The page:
The duo meets their match in wealthy pensioner Jennifer Peterson (Dianne Wiest), whose tranquil suburban life turns out to be a disguise for a criminal network lead by an evil gangster (Peter Dinklage). His sentimental outbursts and antiques as a member of the mob provide comic relief in the otherwise serious film. The battle of the sexes and the rambunctious cat and mouse chase between Grayson and Ramon contribute to the development of the plot.

Both Marla and Roman have climbed high in their chosen spheres, and cannot help but admire the other’s tenacity. Corporate firms feeding on the vulnerable for their benefits strikes a chord with the current society we live in. The realism in the movie makes it grave and nauseating. But it is the harsh reality of life.

The predatory system of conservatorship highlighted in the film made me think about Britney Spears's conservatorship controversy which shares much in common with the central conceit of 'I Care a Lot'.

There are a few voices in Hollywood that are so distinct and deeply etched in our memories that it is impossible to look at them play out a new role and not be reminded of the one that had made them iconic. Rosamund Pike’s Gone Girl-husky voice is one such example. It acts as an asset to this film adds a layer of wonderful threat to that salacious smile that can make any line feel magnetical, appealing, and dangerous. That voice and smile were the essences of Gone Girl and this movie is somewhat indebted to that persona.

'I Care a Lot' proposes, rather boldly, that the act of taking back control in a male-dominated society shouldn’t be reserved for honourable women. Because after all, there’s a gender imbalance in the world of villainy, too.

Pike's performance as an ice-cold villain is mesmerising and reminds of her perfection in 'Gone Girl'. However, this does act as drawback as well as sometimes the audience has a hard time believing them. Dinklage is effortlessly hilarious as rogue Roman and his addiction to cupcakes and donuts is one motif that renders the much-needed comic relief to his otherwise grey character.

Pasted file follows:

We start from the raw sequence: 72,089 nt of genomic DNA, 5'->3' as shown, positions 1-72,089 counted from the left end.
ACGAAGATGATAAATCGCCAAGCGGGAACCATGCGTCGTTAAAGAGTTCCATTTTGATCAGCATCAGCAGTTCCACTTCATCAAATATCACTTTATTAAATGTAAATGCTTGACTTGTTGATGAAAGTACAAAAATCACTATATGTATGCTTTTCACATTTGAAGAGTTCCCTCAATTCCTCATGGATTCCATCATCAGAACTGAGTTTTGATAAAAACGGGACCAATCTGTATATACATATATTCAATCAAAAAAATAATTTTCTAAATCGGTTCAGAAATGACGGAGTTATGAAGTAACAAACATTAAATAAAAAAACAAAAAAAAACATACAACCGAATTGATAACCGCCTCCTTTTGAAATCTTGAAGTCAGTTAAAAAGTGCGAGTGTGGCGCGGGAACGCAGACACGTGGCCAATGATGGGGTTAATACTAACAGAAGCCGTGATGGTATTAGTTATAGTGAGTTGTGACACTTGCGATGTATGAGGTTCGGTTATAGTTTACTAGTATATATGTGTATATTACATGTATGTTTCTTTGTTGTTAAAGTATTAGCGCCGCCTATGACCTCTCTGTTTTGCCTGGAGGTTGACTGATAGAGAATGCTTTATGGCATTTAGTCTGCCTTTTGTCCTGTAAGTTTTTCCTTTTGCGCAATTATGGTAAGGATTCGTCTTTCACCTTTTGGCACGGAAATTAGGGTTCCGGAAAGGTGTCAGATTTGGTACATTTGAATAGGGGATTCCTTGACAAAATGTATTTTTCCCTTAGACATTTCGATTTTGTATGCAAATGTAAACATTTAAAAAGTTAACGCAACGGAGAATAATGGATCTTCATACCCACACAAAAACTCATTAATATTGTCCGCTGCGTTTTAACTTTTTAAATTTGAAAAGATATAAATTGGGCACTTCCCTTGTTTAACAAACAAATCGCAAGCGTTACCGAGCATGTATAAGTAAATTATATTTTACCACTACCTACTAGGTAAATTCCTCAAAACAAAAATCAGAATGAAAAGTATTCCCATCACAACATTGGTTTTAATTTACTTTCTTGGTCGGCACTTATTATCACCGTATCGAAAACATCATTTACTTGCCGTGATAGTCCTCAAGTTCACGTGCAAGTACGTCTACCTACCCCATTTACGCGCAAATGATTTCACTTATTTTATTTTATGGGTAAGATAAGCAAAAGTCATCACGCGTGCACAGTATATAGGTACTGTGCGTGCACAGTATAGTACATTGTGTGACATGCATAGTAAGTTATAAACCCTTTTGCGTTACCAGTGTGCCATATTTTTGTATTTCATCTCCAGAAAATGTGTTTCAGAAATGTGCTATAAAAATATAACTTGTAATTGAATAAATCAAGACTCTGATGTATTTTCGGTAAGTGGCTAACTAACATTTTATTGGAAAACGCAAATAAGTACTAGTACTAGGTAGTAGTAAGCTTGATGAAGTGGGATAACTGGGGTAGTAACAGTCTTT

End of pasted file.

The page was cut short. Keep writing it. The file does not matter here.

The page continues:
Eiza González’s a henchwoman in ‘I Care A Lot’ and although her role rises to prominence towards the climax, she, more or less, remains overshadowed by a splendid Pike for the better part. Chris Messina’s minor character as a corporate lawyer Dean could have developed into a full-blown parallel character.

His ego tussle with the feminist Marla ends without any twists and turns and is very predictable from start to finish. They both have one thing in common, that is, they hate to lose. And as a person with such a demeanour, Dean gives up way too easily.

Dianne Wiest, who is a brilliant and incredibly talented actor could have been utlised in a much better manner. However, her character is overshadowed by Pike and Dinklage's characters. Even though the film is compelling, the editing could have been much crisper as the movie goes off the rails near its climax. Scenes feel stretched and becomes evident that the focus of the writer was on the characters rather than the plot. He struggles to get to its conclusion in one piece. The ending feels a bit rushed and abrupt.